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Basic economic terms
Economics is the study of how goods and services are produced, distributed and used in a society. Important key terms in economics help create a basic understanding of economic principles and theory.
In economic terms, if someone is both able and willing to offer a product or service, a supply exists. If someone else is willing to purchase that product, he creates demand for it. Supply and demand help drive the economy by benefiting all parties involved, providing money to the seller and a product or service to the buyer. The "law of supply" states that the amount of a product supplied directly affects the price; rarer items cost more. Similarly, the "law of demand" states that the less money a product costs a consumer, the more in demand it will be, illustrating the importance of value for money.
When something is in high demand but low supply, scarcity comes into play. Scarcity is when people would like more supply than is available - when demand exceeds supply. This concept helps drive economies, with people prioritizing what resources are most important and worthy of their money.
Profit is largely what motivates sellers, companies and manufacturers to create supply. Profit is the money earned on something after the cost of manufacturing it and selling it are deducted, as well as deducting enough to ensure continued production.
A budget is a planned and often written statement that states the expenses of a person, business or government and how it intends to meet them. It often defines what an entity will spend versus what it expects to make in a given time, usually a year. Budgets help people understand where they stand financially. They're also an important planning tool, helping you evaluate how best to spend or save your money. A budget can also be a set-in-stone comparison of what was made versus what was spent, as it's often used in government to determine surplus and deficit.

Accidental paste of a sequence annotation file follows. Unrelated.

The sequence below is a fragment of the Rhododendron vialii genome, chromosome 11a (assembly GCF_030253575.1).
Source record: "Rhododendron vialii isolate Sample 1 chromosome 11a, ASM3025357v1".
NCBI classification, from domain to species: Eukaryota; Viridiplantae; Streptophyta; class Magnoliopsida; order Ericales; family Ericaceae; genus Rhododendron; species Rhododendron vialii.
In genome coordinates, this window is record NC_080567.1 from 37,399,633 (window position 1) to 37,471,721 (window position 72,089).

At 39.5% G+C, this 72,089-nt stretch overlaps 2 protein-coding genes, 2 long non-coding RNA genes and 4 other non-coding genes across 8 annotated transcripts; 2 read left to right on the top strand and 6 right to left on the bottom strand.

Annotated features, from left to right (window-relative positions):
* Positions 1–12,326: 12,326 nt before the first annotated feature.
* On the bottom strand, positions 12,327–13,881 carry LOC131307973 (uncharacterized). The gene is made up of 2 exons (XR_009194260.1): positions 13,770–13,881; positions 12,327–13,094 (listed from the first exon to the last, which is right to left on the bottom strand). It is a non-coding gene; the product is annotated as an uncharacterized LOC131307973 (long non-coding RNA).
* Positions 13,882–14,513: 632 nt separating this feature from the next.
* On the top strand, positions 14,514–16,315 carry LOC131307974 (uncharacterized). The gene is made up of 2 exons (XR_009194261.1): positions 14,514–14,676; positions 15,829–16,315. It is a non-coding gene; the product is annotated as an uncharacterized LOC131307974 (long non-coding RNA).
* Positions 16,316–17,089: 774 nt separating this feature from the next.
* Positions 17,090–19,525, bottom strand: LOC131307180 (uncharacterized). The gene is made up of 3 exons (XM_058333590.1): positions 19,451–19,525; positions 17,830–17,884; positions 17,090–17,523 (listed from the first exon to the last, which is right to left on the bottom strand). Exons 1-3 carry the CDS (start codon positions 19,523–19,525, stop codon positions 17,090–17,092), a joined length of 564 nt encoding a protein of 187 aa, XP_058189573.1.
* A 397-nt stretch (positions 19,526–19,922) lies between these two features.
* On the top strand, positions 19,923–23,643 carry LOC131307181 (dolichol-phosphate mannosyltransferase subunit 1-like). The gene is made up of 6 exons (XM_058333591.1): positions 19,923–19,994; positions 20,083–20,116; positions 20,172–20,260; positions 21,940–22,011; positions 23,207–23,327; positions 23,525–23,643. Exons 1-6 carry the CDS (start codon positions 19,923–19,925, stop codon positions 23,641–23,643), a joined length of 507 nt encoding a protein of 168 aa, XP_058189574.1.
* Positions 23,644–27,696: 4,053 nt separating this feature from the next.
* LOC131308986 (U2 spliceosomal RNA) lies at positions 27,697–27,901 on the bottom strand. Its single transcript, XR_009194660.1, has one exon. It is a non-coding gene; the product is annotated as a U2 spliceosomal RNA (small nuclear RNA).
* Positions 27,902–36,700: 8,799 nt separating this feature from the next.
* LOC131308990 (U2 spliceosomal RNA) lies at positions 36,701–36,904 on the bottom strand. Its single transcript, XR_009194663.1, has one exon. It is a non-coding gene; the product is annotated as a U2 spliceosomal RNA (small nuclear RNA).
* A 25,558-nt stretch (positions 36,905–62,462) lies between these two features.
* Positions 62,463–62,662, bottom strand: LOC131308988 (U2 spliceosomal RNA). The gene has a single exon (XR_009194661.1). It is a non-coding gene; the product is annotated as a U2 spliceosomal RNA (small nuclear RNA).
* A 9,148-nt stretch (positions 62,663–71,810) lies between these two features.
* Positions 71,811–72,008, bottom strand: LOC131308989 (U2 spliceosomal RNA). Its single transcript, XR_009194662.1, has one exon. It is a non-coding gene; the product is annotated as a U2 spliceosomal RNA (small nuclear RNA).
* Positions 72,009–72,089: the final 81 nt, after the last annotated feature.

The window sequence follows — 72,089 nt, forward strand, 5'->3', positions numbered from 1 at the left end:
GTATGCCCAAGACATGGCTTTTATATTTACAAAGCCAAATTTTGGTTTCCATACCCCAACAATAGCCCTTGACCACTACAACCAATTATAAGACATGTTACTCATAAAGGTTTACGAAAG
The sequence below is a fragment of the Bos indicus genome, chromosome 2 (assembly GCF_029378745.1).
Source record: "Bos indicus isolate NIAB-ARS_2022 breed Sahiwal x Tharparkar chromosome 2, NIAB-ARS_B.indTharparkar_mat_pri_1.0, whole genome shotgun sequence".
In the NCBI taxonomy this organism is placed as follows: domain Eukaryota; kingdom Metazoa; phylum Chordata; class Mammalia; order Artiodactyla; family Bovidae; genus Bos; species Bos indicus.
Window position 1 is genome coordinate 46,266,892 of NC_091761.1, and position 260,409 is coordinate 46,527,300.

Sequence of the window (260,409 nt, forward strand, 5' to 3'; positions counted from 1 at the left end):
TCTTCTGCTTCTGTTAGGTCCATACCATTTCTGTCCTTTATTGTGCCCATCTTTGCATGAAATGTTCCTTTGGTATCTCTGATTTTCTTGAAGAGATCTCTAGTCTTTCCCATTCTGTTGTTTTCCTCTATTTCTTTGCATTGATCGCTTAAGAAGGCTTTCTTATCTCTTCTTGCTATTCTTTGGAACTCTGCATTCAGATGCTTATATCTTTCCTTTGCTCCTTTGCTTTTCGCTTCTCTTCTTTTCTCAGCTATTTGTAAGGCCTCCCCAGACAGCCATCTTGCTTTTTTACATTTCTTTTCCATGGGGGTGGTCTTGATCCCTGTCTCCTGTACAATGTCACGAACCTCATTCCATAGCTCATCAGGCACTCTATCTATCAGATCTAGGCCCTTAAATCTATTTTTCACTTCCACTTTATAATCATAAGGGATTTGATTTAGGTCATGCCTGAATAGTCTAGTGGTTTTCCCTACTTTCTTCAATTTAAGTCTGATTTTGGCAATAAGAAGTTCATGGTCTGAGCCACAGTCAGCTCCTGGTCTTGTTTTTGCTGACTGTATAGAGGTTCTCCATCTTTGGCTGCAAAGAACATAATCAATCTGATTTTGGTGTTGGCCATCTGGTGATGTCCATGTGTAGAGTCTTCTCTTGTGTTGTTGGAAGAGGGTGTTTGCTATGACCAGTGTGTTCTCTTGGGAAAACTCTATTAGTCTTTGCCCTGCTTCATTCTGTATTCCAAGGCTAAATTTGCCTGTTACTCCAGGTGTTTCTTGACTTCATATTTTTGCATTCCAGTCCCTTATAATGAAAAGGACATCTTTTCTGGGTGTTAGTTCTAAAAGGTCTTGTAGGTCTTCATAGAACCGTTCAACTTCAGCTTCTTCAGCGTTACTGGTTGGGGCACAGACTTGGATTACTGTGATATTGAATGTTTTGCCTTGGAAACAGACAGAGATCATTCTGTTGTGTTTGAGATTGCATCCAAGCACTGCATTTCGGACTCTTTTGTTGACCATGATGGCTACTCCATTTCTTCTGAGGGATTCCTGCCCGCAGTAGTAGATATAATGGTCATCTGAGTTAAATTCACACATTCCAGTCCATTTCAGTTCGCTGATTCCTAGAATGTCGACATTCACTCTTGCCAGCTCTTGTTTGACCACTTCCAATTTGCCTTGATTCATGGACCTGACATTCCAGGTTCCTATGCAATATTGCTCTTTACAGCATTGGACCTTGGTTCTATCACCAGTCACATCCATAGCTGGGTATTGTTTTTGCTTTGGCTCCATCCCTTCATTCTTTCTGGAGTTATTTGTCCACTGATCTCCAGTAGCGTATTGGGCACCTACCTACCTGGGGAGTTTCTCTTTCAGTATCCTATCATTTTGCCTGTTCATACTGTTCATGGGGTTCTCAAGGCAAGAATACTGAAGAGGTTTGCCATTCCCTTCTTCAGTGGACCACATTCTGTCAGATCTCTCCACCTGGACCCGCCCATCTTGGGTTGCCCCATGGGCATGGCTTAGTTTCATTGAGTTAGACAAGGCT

Understanding inflation is important because doing so can help you understand your purchasing power at the store or other places where you spend your money. Inflation refers to the rise in prices that occurs over the course of time compared with the money supply. Inflation is generally measured as an index number expressed in a percentage.
In the simplest terms, interest rates typically refer to the amount of money that is paid annually on money that has been borrowed. Economists often use interest rates as a gauge for whether the economy is expanding or contracting. Higher interest rates indicate strong economic growth.
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